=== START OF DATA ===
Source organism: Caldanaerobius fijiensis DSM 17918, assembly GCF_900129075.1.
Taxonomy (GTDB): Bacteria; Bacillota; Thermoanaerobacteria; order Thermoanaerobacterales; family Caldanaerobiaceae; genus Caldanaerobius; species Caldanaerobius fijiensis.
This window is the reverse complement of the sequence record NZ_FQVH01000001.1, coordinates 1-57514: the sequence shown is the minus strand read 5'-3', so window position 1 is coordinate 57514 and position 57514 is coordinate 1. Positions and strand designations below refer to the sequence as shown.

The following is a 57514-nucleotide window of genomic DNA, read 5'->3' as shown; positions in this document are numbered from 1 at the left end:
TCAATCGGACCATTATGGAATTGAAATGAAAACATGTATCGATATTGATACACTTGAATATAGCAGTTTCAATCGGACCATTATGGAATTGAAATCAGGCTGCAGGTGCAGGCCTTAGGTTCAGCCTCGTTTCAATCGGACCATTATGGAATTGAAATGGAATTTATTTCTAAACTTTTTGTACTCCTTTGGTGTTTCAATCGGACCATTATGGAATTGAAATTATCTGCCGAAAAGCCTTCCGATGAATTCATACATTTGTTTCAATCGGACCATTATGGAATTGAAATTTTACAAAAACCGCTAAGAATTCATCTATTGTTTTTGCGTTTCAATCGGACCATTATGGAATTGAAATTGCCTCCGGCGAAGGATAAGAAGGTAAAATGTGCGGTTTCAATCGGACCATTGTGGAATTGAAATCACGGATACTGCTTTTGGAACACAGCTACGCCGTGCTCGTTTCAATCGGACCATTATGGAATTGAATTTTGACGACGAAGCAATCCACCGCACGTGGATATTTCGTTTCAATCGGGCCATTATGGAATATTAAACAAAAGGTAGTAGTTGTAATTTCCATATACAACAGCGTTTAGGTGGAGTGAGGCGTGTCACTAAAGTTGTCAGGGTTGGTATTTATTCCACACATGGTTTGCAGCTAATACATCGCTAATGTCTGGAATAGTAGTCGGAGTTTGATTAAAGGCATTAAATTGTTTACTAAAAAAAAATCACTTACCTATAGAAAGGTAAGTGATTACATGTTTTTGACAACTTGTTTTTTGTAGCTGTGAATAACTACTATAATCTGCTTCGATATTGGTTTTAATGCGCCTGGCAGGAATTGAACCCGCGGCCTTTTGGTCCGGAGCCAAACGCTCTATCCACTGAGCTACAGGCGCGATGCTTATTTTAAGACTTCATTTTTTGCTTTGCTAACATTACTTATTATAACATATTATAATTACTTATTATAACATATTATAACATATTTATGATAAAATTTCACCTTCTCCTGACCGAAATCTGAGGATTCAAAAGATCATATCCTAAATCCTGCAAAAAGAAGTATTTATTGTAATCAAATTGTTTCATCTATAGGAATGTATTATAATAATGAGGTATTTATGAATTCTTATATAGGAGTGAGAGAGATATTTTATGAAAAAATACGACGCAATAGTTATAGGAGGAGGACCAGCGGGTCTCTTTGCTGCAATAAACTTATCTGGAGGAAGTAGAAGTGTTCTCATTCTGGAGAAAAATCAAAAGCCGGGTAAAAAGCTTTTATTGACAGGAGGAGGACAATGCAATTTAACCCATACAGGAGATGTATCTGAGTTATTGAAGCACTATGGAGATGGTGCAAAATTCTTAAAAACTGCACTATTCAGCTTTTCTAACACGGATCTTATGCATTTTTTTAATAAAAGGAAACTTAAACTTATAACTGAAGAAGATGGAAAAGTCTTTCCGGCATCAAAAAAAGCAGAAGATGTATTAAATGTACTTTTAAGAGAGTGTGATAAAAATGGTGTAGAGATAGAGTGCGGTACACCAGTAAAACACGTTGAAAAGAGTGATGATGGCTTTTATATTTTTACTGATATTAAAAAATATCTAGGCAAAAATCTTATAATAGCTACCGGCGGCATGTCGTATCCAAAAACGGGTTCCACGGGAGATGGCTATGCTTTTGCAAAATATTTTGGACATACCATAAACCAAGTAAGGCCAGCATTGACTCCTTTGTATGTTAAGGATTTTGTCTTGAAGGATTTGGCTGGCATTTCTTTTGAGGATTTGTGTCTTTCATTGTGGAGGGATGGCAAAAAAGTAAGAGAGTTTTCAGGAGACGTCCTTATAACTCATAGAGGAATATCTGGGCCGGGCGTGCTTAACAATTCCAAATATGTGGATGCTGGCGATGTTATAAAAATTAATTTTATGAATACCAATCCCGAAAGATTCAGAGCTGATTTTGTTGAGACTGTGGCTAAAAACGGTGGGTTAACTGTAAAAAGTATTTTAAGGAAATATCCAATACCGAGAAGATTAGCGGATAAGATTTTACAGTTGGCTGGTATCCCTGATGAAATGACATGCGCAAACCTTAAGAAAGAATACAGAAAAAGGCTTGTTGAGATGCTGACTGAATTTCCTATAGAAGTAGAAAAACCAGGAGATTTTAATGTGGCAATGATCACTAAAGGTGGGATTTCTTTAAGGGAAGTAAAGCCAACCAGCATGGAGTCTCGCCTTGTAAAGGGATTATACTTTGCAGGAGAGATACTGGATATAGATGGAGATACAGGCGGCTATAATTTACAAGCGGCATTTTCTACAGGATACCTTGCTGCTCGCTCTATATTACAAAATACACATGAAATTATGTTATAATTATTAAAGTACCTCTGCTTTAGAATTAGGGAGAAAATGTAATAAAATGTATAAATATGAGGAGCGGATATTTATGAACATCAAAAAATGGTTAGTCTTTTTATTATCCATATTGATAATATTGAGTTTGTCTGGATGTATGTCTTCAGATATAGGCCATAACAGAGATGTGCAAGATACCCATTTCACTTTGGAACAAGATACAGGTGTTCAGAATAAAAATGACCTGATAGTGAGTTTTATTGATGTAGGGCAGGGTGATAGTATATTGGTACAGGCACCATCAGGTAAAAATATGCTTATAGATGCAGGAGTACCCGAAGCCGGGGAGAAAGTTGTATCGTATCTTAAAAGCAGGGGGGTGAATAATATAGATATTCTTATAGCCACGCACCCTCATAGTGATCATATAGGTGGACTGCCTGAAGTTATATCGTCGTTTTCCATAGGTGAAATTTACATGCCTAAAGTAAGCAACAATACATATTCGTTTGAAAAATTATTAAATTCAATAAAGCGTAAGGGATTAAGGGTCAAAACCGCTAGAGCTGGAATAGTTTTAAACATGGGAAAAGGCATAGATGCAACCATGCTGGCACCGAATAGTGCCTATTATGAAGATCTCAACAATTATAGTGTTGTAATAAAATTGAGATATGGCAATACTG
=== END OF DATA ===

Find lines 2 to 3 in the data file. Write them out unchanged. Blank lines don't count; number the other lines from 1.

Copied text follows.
Taxonomy (GTDB): Bacteria; Bacillota; Thermoanaerobacteria; order Thermoanaerobacterales; family Caldanaerobiaceae; genus Caldanaerobius; species Caldanaerobius fijiensis.
This window is the reverse complement of the sequence record NZ_FQVH01000001.1, coordinates 1-57514: the sequence shown is the minus strand read 5'-3', so window position 1 is coordinate 57514 and position 57514 is coordinate 1. Positions and strand designations below refer to the sequence as shown.